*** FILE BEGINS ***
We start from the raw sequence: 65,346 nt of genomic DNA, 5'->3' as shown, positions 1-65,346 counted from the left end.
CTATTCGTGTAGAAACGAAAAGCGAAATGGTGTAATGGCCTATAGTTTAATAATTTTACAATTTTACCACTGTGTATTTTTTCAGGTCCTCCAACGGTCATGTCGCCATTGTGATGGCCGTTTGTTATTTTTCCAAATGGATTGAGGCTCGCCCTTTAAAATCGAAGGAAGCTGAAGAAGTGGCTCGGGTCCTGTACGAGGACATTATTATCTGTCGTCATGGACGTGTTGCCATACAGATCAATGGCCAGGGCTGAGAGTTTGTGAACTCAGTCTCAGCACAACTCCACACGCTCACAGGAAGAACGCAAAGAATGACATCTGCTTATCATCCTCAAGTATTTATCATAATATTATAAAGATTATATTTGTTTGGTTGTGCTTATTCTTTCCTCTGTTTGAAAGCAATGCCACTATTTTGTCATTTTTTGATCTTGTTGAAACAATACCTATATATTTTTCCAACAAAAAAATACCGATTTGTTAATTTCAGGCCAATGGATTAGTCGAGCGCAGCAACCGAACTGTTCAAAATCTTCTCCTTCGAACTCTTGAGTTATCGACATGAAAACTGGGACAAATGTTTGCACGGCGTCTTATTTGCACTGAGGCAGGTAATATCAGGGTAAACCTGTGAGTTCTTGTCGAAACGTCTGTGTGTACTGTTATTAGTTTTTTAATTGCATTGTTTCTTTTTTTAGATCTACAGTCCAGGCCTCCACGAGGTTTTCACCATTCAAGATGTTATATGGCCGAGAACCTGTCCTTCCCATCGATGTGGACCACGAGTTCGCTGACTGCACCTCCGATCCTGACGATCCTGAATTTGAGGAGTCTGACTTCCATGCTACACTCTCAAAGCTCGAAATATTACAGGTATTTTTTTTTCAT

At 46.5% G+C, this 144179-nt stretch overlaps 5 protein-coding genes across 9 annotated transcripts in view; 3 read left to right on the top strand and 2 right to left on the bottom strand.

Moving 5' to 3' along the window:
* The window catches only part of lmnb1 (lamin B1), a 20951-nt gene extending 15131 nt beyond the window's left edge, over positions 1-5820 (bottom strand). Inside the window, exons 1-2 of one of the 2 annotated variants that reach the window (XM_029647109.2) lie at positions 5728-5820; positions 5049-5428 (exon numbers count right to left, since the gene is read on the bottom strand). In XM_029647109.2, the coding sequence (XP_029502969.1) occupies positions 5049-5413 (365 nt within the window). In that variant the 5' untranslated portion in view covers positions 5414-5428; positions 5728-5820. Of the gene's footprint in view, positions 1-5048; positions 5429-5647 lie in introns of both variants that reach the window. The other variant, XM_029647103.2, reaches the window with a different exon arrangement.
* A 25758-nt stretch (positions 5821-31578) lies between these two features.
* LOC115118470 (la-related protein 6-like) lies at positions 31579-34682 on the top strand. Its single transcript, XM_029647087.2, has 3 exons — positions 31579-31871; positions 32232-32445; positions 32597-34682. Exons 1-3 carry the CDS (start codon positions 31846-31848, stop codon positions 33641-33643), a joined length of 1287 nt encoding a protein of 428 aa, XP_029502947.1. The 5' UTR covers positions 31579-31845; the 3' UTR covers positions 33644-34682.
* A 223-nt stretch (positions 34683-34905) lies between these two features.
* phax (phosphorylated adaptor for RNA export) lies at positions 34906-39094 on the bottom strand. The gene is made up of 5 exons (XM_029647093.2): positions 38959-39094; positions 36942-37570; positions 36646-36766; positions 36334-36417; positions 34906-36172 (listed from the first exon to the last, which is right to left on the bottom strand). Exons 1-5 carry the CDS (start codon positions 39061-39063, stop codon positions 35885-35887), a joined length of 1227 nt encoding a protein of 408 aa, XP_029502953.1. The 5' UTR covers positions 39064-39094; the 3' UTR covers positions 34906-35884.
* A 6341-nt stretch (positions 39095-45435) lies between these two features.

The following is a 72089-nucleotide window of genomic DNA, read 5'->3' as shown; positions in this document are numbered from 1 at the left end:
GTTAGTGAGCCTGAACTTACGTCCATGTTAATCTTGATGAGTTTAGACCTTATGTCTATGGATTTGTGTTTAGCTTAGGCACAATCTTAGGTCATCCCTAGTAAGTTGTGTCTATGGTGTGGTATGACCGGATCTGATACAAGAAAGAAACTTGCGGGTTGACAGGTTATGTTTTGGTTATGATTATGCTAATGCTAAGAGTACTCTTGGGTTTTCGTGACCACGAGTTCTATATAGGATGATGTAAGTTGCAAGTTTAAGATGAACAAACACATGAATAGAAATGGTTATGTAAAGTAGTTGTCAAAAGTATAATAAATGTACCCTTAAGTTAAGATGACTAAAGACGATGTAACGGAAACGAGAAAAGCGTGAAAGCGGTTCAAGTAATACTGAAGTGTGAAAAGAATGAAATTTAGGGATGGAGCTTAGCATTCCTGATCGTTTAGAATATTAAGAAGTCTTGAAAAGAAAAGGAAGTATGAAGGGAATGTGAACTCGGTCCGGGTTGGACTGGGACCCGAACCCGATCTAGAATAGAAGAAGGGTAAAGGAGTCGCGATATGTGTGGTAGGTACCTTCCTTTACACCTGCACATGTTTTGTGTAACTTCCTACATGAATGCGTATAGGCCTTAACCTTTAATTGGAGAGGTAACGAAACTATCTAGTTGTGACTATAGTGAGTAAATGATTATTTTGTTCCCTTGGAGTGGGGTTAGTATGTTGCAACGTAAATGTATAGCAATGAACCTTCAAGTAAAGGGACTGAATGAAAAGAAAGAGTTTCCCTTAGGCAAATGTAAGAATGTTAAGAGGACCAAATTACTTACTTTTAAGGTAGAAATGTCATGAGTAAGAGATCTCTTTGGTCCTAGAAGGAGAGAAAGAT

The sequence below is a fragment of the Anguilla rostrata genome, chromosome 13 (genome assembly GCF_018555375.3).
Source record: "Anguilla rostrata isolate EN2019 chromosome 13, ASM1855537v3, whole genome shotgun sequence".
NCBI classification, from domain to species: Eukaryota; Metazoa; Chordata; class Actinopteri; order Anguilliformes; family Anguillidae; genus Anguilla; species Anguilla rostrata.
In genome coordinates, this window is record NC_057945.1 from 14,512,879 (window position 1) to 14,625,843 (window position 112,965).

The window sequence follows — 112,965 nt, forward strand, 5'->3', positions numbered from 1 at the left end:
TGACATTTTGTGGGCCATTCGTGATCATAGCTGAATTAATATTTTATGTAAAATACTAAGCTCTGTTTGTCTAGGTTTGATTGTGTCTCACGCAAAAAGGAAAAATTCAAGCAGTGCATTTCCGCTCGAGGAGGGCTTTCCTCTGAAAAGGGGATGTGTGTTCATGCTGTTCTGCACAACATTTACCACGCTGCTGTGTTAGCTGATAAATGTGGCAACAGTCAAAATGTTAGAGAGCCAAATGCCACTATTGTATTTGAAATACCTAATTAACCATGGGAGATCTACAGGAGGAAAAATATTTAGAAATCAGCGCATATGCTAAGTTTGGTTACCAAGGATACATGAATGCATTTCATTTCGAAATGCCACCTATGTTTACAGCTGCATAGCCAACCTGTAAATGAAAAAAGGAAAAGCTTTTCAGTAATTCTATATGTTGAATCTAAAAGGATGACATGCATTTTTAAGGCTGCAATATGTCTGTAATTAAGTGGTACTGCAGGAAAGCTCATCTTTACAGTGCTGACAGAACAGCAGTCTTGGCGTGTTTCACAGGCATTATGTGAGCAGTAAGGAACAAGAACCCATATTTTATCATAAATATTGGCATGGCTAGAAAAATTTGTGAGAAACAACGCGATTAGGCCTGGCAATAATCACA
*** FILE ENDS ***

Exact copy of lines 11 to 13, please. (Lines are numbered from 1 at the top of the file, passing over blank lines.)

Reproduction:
The following is a 72089-nucleotide window of genomic DNA, read 5'->3' as shown; positions in this document are numbered from 1 at the left end:
GTTAGTGAGCCTGAACTTACGTCCATGTTAATCTTGATGAGTTTAGACCTTATGTCTATGGATTTGTGTTTAGCTTAGGCACAATCTTAGGTCATCCCTAGTAAGTTGTGTCTATGGTGTGGTATGACCGGATCTGATACAAGAAAGAAACTTGCGGGTTGACAGGTTATGTTTTGGTTATGATTATGCTAATGCTAAGAGTACTCTTGGGTTTTCGTGACCACGAGTTCTATATAGGATGATGTAAGTTGCAAGTTTAAGATGAACAAACACATGAATAGAAATGGTTATGTAAAGTAGTTGTCAAAAGTATAATAAATGTACCCTTAAGTTAAGATGACTAAAGACGATGTAACGGAAACGAGAAAAGCGTGAAAGCGGTTCAAGTAATACTGAAGTGTGAAAAGAATGAAATTTAGGGATGGAGCTTAGCATTCCTGATCGTTTAGAATATTAAGAAGTCTTGAAAAGAAAAGGAAGTATGAAGGGAATGTGAACTCGGTCCGGGTTGGACTGGGACCCGAACCCGATCTAGAATAGAAGAAGGGTAAAGGAGTCGCGATATGTGTGGTAGGTACCTTCCTTTACACCTGCACATGTTTTGTGTAACTTCCTACATGAATGCGTATAGGCCTTAACCTTTAATTGGAGAGGTAACGAAACTATCTAGTTGTGACTATAGTGAGTAAATGATTATTTTGTTCCCTTGGAGTGGGGTTAGTATGTTGCAACGTAAATGTATAGCAATGAACCTTCAAGTAAAGGGACTGAATGAAAAGAAAGAGTTTCCCTTAGGCAAATGTAAGAATGTTAAGAGGACCAAATTACTTACTTTTAAGGTAGAAATGTCATGAGTAAGAGATCTCTTTGGTCCTAGAAGGAGAGAAAGAT

The sequence below is a fragment of the Anguilla rostrata genome, chromosome 13 (genome assembly GCF_018555375.3).